Apparently used extensively by local people, it has achieved its objectives.
We like looking at striking architecture from any era, and this certainly fits that bill! The next stop even more so!
The black house is a striking building built by artist and architect Thawan Duchanee . He became internationally famous for his contraversial art, and then bought this land in his home village. He built his main building to house his art work, and added many more buildings and shrines to preserve the old Lanna style of architecture. His main theme are the dangers of doubt, fear, lust, lack of concentration, and he is famous for using animal remains to create furniture, floor coverings etc. That crocodile rug does not look as snuggly as a sheepskin one!
The architecture was impressive, and it was a fascinating place, and very peaceful, especially by the lake.
Next we visited some hill tribe villages. Many of these tribespeople were refugees from Myanmar where they were/are persecuted. They live in villages which are essentially refugee camps, and many do not have the right to work in Thailand. We had discussed the ethics of visiting, as we had seen it described as a human zoo, but equally we had read that the money raised from tourists visiting and buing handicrafts was an essential source of income. Each tribe has its own customs and clothing which they are keen to maintain. The most notable are the Karin Tribe whose women wear neckrings. The first few rings are put on age 5, and a few being added at subsequent significant birthdays or events. Today, at age 15, the girls are given a choice whether to continue or not. Certainly the women we met were more than happy to have their photos taken,. They have to sleep on their side, but can take the rings off occasionally although their neck is then vulnerable.
Our next stop was the Choui fong tea Plantation. These new businesses are thriving here, and 'boutique teas' are very popular in Thailand. Chris did a tea tasting and said they were quite nice, but not as good as Dorset tea! They harvest the very tops of the plants early in the morning, on a 2 week cycle. As I first encountered in Uzbekistan, when making the tea, they pour on boiling water, then swirl and strain that away, and then add more boiling water. And how about a double spouted teapot?! Or tea popcorn?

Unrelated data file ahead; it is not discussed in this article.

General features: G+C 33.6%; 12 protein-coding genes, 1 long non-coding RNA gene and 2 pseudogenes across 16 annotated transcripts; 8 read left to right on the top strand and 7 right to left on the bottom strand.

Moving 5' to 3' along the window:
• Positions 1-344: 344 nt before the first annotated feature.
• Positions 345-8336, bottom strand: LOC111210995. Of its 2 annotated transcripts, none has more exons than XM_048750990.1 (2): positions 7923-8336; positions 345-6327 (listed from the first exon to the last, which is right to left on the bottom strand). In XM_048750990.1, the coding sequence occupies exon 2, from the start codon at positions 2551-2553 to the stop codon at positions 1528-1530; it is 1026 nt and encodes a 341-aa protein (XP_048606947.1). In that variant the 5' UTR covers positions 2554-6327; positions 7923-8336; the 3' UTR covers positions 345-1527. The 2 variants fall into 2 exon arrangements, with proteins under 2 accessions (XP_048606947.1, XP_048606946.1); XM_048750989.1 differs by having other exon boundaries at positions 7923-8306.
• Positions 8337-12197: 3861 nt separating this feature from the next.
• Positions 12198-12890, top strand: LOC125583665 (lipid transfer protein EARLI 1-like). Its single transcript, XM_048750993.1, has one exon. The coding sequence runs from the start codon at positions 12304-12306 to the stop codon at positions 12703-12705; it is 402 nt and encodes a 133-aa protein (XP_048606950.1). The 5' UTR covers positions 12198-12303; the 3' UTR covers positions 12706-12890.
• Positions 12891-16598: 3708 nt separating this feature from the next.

After a tasty Thai buffet lunch at a very local restaurant we went to the border with Myanmar which seems to be a mini world of its own. Hundreds of shops run by Myanmar, Thai and chinese traders sell jade artefacts and every item of the brightest, sparkliest gold and precious stone jewellery you can imagine.... except if this one man has this amazing stock of these jewels, why isn't he very rich and retired? Hmmmm...I smell a rat! Sadly no new country for us today, but then we headed for Chiang Sean, the heart of the golden triangle, at the junction of the three borders.
Here, statues, temples and monuments abound, and also it is home to the Opium museum, which gave a fascinating insight into the opium trade and its dire consequences. The scale and status of opium use was shown by the incredibly high quality items associated with its use. Exquisite weights in all sizes, beautiful ceramic pillows to acheive the optimum smoking position, and of course the pipes. It also had excellent display on how to grow, harvest and prepare the opium, and how to shake it... so if you notice a few unusual poppies in the garden next year...! Our final stop was the reassuringly unglitzy Wat Pa Sak which is the oldest in the region dating from the 7th century.
On returning to the hotel, we did a quick turn around and headed out to the very good night market. Stoves on tables, fresh produce and even thai dancing. What an excellent day.